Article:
|Nassau Groupers enhance
the underwater beauty of Belize - photo by Joe Miller
Every year, during the full moons of
December and January, thousands of Nassau Grouper come together to spawn.
Fishing during this time is so popular in Belize that it has diminished both the
size and numbers of these fish.
Green Reef has put a plan in motion to quantify the problem through observation
of the aggregations, and measuring and weighing of fish actually caught. It was
my pleasure to be selected to go along as a photographer and observer to aid in
documenting this endeavor.
Seven different expeditions traveled to the
best-known grouper spots in Belize to monitor fishing activity. Our expedition
was led by Mito Paz, local director of Green Reef. A valuable volunteer was Dan
Ellison, who also works for Green Reef. Dan Wagner, a well-known underwater
videographer from Florida and I made up the photo crew. Our expedition left for
Rendezvous Point on Turneffe Atoll on the morning of January 8 in the 25 foot
skiff, "Ceci," piloted by Captain Victor Lara. We set up our dive and scientific
camp adjacent to the fishing camp at Rendezvous. This gave us convenient access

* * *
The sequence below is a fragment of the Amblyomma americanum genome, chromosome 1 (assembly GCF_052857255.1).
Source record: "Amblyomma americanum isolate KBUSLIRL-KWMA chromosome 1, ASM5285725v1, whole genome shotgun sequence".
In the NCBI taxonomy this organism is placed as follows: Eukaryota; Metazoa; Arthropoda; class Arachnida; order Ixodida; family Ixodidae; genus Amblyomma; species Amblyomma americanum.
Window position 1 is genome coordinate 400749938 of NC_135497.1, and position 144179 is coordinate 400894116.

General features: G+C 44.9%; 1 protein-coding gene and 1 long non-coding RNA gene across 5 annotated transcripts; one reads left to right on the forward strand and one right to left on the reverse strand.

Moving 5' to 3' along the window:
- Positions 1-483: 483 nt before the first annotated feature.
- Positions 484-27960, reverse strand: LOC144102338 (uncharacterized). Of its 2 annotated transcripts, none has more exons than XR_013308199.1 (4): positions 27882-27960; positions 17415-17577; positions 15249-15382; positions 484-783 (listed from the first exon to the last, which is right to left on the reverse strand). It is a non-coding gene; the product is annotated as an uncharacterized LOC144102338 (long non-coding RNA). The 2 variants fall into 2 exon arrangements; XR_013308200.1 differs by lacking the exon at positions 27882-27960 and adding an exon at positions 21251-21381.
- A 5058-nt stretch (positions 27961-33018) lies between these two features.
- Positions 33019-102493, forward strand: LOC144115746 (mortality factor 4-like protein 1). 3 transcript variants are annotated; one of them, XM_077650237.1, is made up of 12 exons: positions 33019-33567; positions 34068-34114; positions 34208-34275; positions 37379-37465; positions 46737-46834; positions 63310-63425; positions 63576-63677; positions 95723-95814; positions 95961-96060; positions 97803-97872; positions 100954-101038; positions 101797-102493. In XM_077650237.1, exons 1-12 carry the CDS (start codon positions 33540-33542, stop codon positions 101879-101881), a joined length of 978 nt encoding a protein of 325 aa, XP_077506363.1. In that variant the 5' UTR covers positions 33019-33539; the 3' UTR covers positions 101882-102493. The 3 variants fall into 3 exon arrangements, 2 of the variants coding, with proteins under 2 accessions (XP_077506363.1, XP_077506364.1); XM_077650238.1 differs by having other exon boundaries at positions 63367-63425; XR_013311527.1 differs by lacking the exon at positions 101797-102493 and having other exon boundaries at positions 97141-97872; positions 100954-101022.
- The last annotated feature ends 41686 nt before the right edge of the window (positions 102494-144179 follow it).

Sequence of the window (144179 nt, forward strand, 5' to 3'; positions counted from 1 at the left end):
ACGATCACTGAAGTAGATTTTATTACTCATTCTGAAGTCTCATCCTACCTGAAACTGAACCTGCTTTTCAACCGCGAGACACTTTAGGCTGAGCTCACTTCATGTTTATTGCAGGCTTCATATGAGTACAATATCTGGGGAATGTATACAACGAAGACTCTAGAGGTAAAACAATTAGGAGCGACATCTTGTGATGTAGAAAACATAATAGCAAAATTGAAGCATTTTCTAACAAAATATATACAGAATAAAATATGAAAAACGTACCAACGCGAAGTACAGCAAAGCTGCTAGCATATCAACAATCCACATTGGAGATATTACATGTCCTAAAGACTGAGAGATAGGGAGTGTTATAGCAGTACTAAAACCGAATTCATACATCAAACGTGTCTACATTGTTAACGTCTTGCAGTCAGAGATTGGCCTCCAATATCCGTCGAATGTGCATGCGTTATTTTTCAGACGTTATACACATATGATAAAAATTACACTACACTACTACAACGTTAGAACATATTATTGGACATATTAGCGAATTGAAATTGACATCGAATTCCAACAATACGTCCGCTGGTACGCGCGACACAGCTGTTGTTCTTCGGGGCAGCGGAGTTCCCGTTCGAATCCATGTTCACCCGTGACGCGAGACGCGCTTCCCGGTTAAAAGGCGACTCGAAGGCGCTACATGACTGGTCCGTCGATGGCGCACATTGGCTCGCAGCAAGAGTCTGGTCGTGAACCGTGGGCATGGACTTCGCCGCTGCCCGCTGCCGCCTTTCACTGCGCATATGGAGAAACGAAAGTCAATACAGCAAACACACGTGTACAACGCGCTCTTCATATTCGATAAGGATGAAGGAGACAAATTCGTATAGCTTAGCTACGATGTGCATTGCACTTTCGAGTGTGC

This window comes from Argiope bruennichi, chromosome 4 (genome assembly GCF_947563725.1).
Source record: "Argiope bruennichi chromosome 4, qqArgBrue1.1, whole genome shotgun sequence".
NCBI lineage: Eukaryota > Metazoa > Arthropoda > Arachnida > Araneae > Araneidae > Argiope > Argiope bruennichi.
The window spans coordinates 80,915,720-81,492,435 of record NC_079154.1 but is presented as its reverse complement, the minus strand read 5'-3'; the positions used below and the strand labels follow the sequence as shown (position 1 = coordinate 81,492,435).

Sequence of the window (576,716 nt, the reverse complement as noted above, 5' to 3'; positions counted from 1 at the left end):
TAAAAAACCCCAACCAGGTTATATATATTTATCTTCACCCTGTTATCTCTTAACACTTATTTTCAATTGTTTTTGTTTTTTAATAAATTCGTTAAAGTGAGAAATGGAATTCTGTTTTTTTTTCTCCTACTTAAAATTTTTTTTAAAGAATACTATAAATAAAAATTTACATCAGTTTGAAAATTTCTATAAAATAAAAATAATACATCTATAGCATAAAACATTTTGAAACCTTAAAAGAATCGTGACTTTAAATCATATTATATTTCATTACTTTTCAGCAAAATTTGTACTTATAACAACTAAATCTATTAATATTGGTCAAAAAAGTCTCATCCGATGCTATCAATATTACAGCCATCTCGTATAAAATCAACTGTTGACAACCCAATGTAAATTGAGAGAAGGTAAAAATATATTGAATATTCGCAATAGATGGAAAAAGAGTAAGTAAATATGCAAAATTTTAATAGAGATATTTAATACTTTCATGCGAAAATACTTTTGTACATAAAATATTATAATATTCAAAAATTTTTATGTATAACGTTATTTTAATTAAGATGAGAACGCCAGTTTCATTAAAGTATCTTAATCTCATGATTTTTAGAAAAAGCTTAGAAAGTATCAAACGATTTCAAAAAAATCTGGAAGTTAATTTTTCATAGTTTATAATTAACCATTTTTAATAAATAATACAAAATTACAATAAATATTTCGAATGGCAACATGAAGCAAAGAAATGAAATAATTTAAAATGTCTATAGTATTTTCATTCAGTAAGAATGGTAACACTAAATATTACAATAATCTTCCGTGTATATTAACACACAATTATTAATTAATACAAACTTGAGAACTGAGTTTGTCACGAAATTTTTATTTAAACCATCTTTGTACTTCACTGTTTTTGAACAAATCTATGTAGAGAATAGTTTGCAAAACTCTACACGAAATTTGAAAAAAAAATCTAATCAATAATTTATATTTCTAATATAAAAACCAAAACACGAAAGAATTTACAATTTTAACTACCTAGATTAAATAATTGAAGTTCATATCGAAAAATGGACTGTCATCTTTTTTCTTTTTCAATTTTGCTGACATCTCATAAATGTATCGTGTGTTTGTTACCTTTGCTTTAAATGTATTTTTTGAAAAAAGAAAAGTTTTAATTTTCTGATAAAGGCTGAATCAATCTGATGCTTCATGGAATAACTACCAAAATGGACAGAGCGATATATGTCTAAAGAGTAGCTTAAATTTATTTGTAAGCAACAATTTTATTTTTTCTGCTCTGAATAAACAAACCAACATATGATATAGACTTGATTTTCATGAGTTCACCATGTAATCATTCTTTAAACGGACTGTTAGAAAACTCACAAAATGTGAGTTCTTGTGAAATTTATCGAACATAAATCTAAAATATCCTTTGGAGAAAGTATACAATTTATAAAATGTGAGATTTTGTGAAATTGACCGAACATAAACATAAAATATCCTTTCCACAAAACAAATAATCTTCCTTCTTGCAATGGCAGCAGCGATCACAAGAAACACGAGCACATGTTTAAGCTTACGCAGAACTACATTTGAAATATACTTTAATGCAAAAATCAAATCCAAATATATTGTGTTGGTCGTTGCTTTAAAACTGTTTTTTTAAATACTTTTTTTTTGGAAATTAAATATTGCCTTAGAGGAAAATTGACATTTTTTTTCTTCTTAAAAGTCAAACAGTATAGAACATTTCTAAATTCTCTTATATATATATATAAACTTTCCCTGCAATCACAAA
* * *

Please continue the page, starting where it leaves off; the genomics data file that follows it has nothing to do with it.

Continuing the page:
to the dive site as well as the ability to measure and weigh the daily grouper
The stories I had heard over the years
had piqued my interest in making this journey. Old-timers had told me of
thousands of Nassau Groupers in giant columns many feet deep, the females
releasing their eggs into the water as the males converged to fertilize
them. I was soon disappointed. The large numbers are not there. The Nassau
Grouper population is not only diminished from all accounts; it's only a tiny
fraction of what it used to be. The cause is fishing during the spawning season.
Commercial fishermen know that when these masses of fish flesh come together,
there is no better time to snag them for re-sale. Our group saw small gatherings
of fish, 4-8 at the most. There were a few exceptions where we saw maybe 10 or
12, but those sightings were rare.
especially rewarded with their catch this time of year. The fertile females
contain sacks of roe, or eggs, that sell for $6-8 per pound. The rest of the
fish sell in the market in Belize City for $2 per pound. The average daily catch
this year seemed to be about 300 pounds of fish with maybe 15-20 pounds of roe.
In effect, fishermen are rewarded not only for depleting the resources during a
vulnerable time, but for cashing in on the future, as well. No eggs to
fertilize...no fish next year.
We Belizeans, both born and
naturalized, fully understand the value of a season for conch and lobster to
allow them to reproduce. Heavy fines are levied against those who take from our
future. Raise up your voices to help Green Reef lobby to put in a season for
Nassau Grouper. Surely we can work together to sustain this vital part our
fragile ecosystem-which brings in tourism dollars-while reaching a compromise
with the fishing industry.
Thanks to Amigos del Mar,
Offshore Express and Turneffe Flats for logistical, transportation and emergency